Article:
Sometime around 1990 I began to boulder with a regular crew, The Boys of the Wood. The core of this group consisted of Scott Sills, Mike Brooks, Steve "Steebo" Carpenter, and myself. We often bouldered at The Wood up to four days a week. For several years I never bothered to bring a rope and we tried to boulder everything in sight. It was during this period that many classic areas were established. We sent The Drain, Berthoud Canal (to the lip, but never proceeded up the wall above), Nine Lives, Tombstone right side, Slabmaster. Mini-Wall, Turd Balls, Corridor, Trapezoids, etc. Scott sent Power Line, Steebo sent Shred of Dignity, and the others repeated them. Several years later, the Benningfield guides drew a lot of attention to the canyon. We were a little pissed that many of our areas and problems were renamed, but got over it. Matt Samet contacted me when Colorado Bouldering II was in the works and the second volume includes much less revisionist history than the first. It is impossible to really know who did what problems first in an area like The Wood, but The Boys of the Wood played a major role in the development of problems up to about V8 there.

FRB: What do you miss most of the early days?

Tom: I miss having a regular crew. I miss the discovery of new stone. I miss having tons of climbing time.

FRB: You got a new Castlewood area. Tell us about it.

Tom: I finally moved to Castle Rock in the fall of 2005. My home is on top of the mesa between Mitchell Gulch and Willow Creek Canyon. These are the two canyons that parallel Castlewood to the west. There is a ton of stone in these canyons and it is a ten minute walk from my front door. I have been doing a lot of exploring and I've managed to develop about twelve new areas. The Cave, B25 and Norwegian Wood in Mitchell Gulch are pretty good and The Bovine Arena in Lost Canyon, which is a side canyon of Willow Creek, is proving to be an exceptional area. I've met some good friends by giving tours and they have helped me develop a lot of new stuff. All of this new stuff is on private property and access may become an issue, but so far all is well. A middle school is being built behind my house which is currently limiting access to The Cave.

FRB: Who is active in Castlewood these days?

Tom: It's hard to tell. Justin Jaeger is one of the locals. He is cranking hard and repeating a bunch of stuff as well as putting up new stuff of his own. The lurking Castlewood ronin ninja remains active, though no one knows who he/she is.

FRB: Tell us about Devils Head, southwest of Denver.

Tom: Mike Lane took me up there on my first visit in the early nineties. We linked up with Tod Anderson and started bagging first ascents on the best quality granite in the South Platte. I guess I am the most psyched by the trad leads I established there, but the area is mostly known for the incredible sport climbs. The Head Crew was very busy there in the late nineties, and Tod, who publishes the guidebook, is still active there today. The sport climbs there tend to run from 5.11 on up. There is not much moderate stuff there, but if you climb in the higher grades, it is paradise. Surprisingly, there is no bouldering at The Head, but the lead climbs are just incredible.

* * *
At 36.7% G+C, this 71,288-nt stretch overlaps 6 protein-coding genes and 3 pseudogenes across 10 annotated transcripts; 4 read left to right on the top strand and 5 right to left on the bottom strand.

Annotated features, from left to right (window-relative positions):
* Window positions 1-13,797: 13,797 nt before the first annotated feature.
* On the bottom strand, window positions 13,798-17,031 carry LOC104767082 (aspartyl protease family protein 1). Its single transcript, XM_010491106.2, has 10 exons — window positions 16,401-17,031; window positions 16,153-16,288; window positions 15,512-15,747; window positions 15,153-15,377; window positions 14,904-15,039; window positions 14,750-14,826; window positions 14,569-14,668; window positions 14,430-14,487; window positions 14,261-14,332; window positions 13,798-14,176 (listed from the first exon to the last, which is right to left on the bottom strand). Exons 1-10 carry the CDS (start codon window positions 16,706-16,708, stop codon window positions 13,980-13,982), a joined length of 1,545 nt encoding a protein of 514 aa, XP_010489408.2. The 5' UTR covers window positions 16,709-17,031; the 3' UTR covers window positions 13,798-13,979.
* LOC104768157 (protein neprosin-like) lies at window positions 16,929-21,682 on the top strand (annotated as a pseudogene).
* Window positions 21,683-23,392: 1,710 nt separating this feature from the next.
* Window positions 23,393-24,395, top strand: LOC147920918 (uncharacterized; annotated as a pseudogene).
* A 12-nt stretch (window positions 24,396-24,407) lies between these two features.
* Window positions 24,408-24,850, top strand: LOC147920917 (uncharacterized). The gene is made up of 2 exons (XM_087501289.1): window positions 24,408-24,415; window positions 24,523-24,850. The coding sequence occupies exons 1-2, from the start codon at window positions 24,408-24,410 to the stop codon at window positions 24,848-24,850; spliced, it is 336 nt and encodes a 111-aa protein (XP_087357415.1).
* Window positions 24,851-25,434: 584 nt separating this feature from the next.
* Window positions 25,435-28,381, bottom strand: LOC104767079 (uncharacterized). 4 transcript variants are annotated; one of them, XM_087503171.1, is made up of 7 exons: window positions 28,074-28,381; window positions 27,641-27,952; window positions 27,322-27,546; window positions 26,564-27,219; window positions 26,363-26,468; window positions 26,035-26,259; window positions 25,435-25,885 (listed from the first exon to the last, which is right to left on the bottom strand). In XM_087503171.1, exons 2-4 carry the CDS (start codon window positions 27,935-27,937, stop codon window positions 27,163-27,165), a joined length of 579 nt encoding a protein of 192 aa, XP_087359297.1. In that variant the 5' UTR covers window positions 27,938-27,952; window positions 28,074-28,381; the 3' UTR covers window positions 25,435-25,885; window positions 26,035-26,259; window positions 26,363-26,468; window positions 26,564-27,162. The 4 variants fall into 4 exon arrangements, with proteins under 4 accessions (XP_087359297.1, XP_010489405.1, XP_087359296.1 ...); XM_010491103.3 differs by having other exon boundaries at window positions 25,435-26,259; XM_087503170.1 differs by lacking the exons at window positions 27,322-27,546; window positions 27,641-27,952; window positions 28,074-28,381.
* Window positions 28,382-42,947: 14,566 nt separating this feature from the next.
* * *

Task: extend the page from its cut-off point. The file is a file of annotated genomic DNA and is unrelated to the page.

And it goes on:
FRB: Tell us about some more of the characters
          from the past.

Tom: I moved to Colorado in 1982. Before that I was one of the locals at Taylors Falls, Minnesota. We did weekend trips to Devils Lake. My climbing lifestyle was heavily influenced by the DLFA. I was never a core member, but I fell in love with the lifestyle of hard core climbing and partying. Have fun or get hurt bad was our motto. We drank like fish. We climbed every available moment. My brother Rob, and Dave Halls, who I've known since first grade, were my regular partners back then. Scott Backus, who went on to become a premier alpinist, was a Taylors Falls local who we climbed with from time to time back then.

After moving to Colorado, I climbed with the late great Mark Johler, who was one of the funniest people in the world. In the eighties I still climbed a lot with my brother. He did a ton of top rope first ascents in Castlewood, many of which I later bolted with his approval. I climbed with Joe Desimone quite a bit. I introduced Scott Sills to climbing and he was my regular climbing buddy for many years. He is one of the original Boys of the Wood and member of The Head Crew, and was a major player in the development of Castlewood and Devils Head. I climbed with Mike Brooks, who was another one of original The Boys of the Wood. He has done a ton of first ascents in Eldo. Mike Lane and Tod Anderson of The Head Crew have been great companions over the years.

FRB: Did you ever solo the Yellow Spur in Eldorado?

Tom: I mentioned earlier that I had two scary episodes in 1988 that pushed me towards sport climbing. One of them was while soloing The Yellow Spur. I had lead it many times and felt that it was easy. I used to ride my bicycle from Denver to Eldo and solo a few routes before riding back to work in Denver. One day I went up on The Yellow Spur and the wind picked up and started blowing with hurricane force. When I got to the bolt ladder pitch and I thought I was going to die. The wind was knocking me back and forth. I had no harness or slings so I started hooking my fingers into the bolt hangers. I finally kept going and the final easy pitch on the arête was horrific. When I summitted, the rock slopes away from the void and you are out of harms way. My legs shook and I collapsed. It took me about a half hour to regain my nerves to hike back down.